“Wax on! Wax off!”
Most people can identify these words as being from the classic 80s movie “Karate Kid”. In the film, Daniel, a karate student, is told his lessons will involve waxing a car. This makes no sense to him, but he follows instructions. Following this “lesson” are others involving painting the fence, sanding the floor, and painting the house. None of these things make sense to Daniel and his frustration grows until he is ready to quit. Mr. Miyagi, the wise old teacher, then shows Daniel the reason for all of the chores. It is revealed the moves are actually made to defend oneself using karate (e.g. “wax off” becomes a way to block a punch).
While this movie was a favorite of mine for a long time, I propose that this is not a great way to teach, especially in mathematics. Unfortunately, it is a very familiar model used in many math classrooms including, at times, my own. The teacher shows the class some skills which seem tedious and uninspiring, followed by another lesson unrelated to the previous one. Students must feel like each day brings another task disconnected from what they want to understand, another set of mysterious rules the teacher inexplicably finds exciting.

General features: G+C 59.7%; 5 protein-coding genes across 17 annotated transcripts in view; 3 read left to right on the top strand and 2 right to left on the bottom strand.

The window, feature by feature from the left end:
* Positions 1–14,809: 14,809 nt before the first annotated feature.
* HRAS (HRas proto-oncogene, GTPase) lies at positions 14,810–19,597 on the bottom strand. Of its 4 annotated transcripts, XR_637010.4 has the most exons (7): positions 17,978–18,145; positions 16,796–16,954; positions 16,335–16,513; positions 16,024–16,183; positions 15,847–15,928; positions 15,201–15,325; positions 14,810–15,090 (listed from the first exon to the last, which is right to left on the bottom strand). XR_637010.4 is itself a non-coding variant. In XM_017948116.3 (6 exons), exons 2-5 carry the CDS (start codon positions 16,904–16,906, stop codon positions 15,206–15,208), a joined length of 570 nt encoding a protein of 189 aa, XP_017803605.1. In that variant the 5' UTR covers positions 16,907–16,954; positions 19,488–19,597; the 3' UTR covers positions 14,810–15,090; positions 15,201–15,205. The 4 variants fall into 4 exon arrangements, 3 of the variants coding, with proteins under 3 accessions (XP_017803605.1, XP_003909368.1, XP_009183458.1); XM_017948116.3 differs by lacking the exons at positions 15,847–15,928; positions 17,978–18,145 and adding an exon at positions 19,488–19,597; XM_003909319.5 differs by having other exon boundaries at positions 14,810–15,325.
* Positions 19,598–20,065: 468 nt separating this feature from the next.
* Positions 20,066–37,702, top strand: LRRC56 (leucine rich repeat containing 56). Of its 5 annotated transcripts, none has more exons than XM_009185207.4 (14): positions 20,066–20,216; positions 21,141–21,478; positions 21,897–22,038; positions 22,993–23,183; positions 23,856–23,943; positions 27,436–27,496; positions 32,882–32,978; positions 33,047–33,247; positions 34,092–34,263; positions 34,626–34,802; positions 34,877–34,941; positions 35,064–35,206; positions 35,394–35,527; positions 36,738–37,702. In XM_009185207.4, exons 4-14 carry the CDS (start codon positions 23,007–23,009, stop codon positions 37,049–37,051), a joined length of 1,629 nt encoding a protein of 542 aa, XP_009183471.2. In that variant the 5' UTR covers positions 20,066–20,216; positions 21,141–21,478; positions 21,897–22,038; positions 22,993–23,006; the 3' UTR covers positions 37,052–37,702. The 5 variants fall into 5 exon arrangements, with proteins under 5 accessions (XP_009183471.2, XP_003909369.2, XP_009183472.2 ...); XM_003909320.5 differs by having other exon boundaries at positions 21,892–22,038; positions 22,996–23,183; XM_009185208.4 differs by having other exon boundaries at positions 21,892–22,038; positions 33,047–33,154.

At least Daniel had a moment where Mr. Miyagi ties it all together and shows how all of these skills can be used. Often in math classes, this moment never happens. Or if it does, it is meaningless or unimportant to the students and the connection to their world is lost.
Recently I was challenged by an article by Catherine Ulrich, in which she states, “If instruction does not help the student adapt her ways of experiencing the world…while at the same time demands are made on the student to change her external behaviors to match those of the teacher, then the external behaviors she is asked to enact by her teacher become increasingly divorced from her reality. School math becomes an increasingly irrational and illogical endeavor, and the student will lose the ability to engage in problem solving” (Ulrich, 2014). (emphasis added)
In short, if the tasks presented by the teacher do not help a student make sense of their world, the behavior becomes a chore instead of a tool for understanding. Even worse, it becomes irrational. As weeks, months, and grade-levels go by, the wider this gap can become between the math behaviors expected by the teacher and the sense-making of the students. No wonder students begin disliking math. No wonder teachers repeatedly say, “the kids just don’t get it.” Daniel didn’t enjoy engaging in irrational behavior, and nobody else does either.
Mr. Miyagi’s model of teaching might be great in 80s feel-good films, but we should avoid this model in our classrooms.
Ulrich, C., Tillema, E. S., Hackenberg, A. J., & Norton, A. (2014). Constructivist model building: Empirical examples from mathematics education. _Constructivist Foundations_, _9_(3), 328–339\.